But after your car seat has done its job, can you use it again? Keep reading to learn what you need to know about the answer to the big question; “do I need to replace my car seat after an accident?”
Do I Need to Replace My Car Seat After an Accident?
As a parent, you would never let your child ride in a vehicle without a car seat. In fact, many parents spend hours pouring over research on the top models available each year. They check out the latest features, each designed to enhance safety and better protect your precious cargo.
Following an accident, you’ll have a lot on your mind. Assuming that your car seat performed as it should, one big thing you’ll be thinking about is how grateful you are for that seat. It very likely protected your child from what could have been serious injuries.
But now that your car has been repaired or replaced, your own injuries treated, and life is getting back to normal, it’s time to load your child into the car once more. This is when you may find yourself with a big question; “Do I need to replace my car seat after an accident?”
With so many other things to think about, if your car seat looks okay, you might not even think about this question. After all, if it isn’t visibly damaged, and it protected your child in the last accident, you’ll likely assume that it will do the same in future ones. However, this may not be the case.
Instead, experts do recommend replacing car seats after accidents in some circumstances. It comes down to the severity of the accident.
Do I Need to Replace My Car Seat After Minor Accidents?
Any kind of incident in which your vehicle collides with another vehicle or an object like a wall or guardrail can be considered an accident. This makes it tough to say that you always need to replace your car seat after an accident.
In the case of a minor accident, it’s unlikely that your car seat was affected. It kept your child in place and padded them from the impact. But the structural integrity of the car seat was not affected. If this is the case, there is no reason to replace the car seat after the accident. Instead, you can continue using it with the assurance that it will continue to protect your child.
How do you know whether or not your collision counts as a minor accident? The National Highway Traffic Safety Administration classifies minor accidents as those that meet all of the following requirements:
- The car can be driven away from the crash site and does not need to be towed.
- No passengers in the vehicle sustained injuries of any kind.
- The car seat has no visible damage.
- For cars that have airbags, no airbags can have deployed as a result of the accident.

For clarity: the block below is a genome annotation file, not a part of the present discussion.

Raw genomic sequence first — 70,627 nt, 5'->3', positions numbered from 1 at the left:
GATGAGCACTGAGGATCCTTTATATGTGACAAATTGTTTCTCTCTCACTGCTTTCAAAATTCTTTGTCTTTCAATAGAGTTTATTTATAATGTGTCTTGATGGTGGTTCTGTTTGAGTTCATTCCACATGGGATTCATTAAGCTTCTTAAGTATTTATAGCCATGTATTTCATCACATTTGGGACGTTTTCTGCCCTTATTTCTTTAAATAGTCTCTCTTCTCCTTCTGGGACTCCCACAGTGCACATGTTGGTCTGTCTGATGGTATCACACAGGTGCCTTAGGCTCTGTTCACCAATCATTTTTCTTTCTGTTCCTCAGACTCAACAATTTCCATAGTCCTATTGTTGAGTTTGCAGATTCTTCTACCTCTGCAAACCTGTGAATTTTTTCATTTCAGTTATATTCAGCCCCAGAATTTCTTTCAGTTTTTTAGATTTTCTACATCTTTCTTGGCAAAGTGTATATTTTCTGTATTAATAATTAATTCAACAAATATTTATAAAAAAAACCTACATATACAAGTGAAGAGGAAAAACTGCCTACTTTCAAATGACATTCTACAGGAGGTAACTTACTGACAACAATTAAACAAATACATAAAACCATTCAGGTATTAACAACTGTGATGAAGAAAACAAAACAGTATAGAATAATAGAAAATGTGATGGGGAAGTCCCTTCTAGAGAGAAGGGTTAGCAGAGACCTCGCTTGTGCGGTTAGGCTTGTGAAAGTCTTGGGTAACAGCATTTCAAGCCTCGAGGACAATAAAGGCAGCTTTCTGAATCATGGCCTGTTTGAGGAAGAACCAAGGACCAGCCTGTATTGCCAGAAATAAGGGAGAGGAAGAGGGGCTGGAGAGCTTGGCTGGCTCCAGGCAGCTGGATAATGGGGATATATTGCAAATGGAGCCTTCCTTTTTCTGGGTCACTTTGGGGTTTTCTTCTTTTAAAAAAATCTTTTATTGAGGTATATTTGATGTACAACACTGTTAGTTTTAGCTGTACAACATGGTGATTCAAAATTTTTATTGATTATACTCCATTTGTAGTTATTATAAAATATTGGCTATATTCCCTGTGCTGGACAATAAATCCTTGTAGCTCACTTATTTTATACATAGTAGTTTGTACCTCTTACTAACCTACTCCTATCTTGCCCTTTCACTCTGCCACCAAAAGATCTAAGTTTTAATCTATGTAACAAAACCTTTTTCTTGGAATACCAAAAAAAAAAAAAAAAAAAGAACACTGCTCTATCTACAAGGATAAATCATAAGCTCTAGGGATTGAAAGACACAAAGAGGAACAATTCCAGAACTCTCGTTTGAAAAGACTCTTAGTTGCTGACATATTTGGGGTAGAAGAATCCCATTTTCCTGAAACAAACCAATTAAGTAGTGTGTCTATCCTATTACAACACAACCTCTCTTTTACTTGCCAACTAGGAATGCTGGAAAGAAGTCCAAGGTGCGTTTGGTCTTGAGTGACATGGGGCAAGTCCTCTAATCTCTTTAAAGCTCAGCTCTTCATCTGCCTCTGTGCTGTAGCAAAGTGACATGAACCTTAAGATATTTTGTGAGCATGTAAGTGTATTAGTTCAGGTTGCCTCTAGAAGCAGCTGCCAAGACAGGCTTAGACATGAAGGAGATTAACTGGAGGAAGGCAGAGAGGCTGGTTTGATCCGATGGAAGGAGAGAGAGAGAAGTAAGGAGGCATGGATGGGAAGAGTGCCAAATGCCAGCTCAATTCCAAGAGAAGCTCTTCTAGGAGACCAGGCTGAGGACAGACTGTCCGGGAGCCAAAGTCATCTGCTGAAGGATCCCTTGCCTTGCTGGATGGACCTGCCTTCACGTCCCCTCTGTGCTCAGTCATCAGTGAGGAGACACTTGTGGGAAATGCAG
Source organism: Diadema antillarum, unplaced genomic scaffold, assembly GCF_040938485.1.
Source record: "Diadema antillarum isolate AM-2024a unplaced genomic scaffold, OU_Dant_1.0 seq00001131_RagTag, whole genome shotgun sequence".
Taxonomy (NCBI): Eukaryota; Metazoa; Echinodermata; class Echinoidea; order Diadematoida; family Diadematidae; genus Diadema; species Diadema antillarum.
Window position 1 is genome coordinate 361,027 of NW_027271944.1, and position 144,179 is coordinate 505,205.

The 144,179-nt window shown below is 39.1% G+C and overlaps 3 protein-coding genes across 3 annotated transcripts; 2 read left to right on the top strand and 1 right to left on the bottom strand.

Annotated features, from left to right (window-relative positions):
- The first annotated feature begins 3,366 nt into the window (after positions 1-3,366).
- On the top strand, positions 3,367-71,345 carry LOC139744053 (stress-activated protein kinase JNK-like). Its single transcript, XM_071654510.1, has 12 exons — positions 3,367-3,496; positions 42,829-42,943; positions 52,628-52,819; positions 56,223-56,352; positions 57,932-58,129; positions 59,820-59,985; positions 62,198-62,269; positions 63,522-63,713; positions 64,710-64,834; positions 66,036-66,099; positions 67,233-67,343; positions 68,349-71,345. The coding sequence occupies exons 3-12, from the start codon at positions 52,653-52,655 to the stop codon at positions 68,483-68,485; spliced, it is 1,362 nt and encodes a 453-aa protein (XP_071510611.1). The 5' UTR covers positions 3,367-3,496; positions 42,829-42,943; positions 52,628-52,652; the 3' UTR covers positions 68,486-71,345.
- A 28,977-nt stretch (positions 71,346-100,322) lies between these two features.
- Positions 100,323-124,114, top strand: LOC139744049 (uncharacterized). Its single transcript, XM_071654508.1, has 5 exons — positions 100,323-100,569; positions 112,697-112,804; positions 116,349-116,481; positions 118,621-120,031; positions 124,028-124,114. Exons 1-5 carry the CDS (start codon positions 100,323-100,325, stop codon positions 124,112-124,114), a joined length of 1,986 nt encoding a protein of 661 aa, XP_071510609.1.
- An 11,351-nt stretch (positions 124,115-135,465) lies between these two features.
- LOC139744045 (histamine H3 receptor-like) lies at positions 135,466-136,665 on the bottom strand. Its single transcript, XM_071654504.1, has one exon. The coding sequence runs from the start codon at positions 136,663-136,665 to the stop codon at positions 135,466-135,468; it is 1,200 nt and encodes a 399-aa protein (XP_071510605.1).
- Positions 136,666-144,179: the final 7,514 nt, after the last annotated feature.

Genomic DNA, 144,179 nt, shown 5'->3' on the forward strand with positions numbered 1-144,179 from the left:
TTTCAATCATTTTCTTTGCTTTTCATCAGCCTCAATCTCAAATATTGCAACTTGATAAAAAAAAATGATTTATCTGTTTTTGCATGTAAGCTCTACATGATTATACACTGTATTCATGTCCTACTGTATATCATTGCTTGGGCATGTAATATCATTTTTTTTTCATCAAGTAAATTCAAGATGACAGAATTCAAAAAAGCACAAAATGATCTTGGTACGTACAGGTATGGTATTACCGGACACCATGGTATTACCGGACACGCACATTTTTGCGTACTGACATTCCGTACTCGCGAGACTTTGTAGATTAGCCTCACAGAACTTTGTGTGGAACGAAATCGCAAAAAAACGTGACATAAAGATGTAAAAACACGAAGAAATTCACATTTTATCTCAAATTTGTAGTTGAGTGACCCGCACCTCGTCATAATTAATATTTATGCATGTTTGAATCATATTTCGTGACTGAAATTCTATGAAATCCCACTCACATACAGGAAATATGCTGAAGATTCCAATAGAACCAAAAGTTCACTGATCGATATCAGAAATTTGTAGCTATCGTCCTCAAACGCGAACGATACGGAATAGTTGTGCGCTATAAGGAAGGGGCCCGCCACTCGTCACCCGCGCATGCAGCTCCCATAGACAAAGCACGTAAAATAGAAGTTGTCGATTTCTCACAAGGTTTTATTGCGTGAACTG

- The door of the vehicle that is located the closest to the car seat did not sustain any damage in the impact.
Do I Need to Replace My Car Seat After More Severe Accidents?
If you were in an accident, and it did not meet even just one of the requirements listed above, the accident is no longer considered to be minor. Instead, it now enters the classification of moderate or severe.
In either case, it’s important to replace your car seat following the accident.
Keep in mind that it is only necessary for one of the above requirements to not be met. For instance, even if the car seat has no visible damage, if an airbag deployed, the closet door was damaged, or another passenger was injured, the car seat should be replaced.
Car seat manufacturers also release their own guidelines for use. You can check these guidelines to learn whether other factors may require you to replace your car seat following a minor accident.
Does My Car Seat Need to Be Replaced if My Child Wasn’t In It During the Crash?
Many parents leave a car seat in their vehicle even when they aren’t traveling with their child. If you are in an accident and your car seat is in the car but your child is not, you might assume that you are okay to continue using the seat. After all, it wasn’t in use during the crash.
However, the car seat was still involved in the accident. This means that whether or not your child was riding in the car seat at the time, you still need to follow the guidelines listed above when determining whether or not you need to replace it.
Keeping Your Child Safe on the Go
Motor vehicle accidents are a leading cause of death among children under the age of 12 in the U.S. Each year, more than 600 children age 12 or young die in car crashes. An additional 97,000 are injured.
In 33 percent of crashes in which a child dies, evidence shows that they were not properly restrained. Choosing the right car seat or booster seat, and making sure that your child is properly restrained for their age and size, is a matter of life or death.
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